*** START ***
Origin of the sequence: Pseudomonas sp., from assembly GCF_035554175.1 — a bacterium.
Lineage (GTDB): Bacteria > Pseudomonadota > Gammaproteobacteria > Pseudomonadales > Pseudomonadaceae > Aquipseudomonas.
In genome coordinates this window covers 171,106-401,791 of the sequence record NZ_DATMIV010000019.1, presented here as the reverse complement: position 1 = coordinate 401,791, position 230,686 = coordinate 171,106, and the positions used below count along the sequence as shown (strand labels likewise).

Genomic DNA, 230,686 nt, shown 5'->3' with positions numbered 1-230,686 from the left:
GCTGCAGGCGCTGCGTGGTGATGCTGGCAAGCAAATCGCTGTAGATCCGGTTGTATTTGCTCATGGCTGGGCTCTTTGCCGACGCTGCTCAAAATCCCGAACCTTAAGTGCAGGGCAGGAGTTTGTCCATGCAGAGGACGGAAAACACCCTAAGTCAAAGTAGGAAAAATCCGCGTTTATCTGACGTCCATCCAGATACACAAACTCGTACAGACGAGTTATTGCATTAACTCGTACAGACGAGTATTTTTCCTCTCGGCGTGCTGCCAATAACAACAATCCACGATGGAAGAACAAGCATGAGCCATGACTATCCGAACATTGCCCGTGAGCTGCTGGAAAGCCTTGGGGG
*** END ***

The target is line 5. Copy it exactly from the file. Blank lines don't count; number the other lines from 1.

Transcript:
GCTGCAGGCGCTGCGTGGTGATGCTGGCAAGCAAATCGCTGTAGATCCGGTTGTATTTGCTCATGGCTGGGCTCTTTGCCGACGCTGCTCAAAATCCCGAACCTTAAGTGCAGGGCAGGAGTTTGTCCATGCAGAGGACGGAAAACACCCTAAGTCAAAGTAGGAAAAATCCGCGTTTATCTGACGTCCATCCAGATACACAAACTCGTACAGACGAGTTATTGCATTAACTCGTACAGACGAGTATTTTTCCTCTCGGCGTGCTGCCAATAACAACAATCCACGATGGAAGAACAAGCATGAGCCATGACTATCCGAACATTGCCCGTGAGCTGCTGGAAAGCCTTGGGGG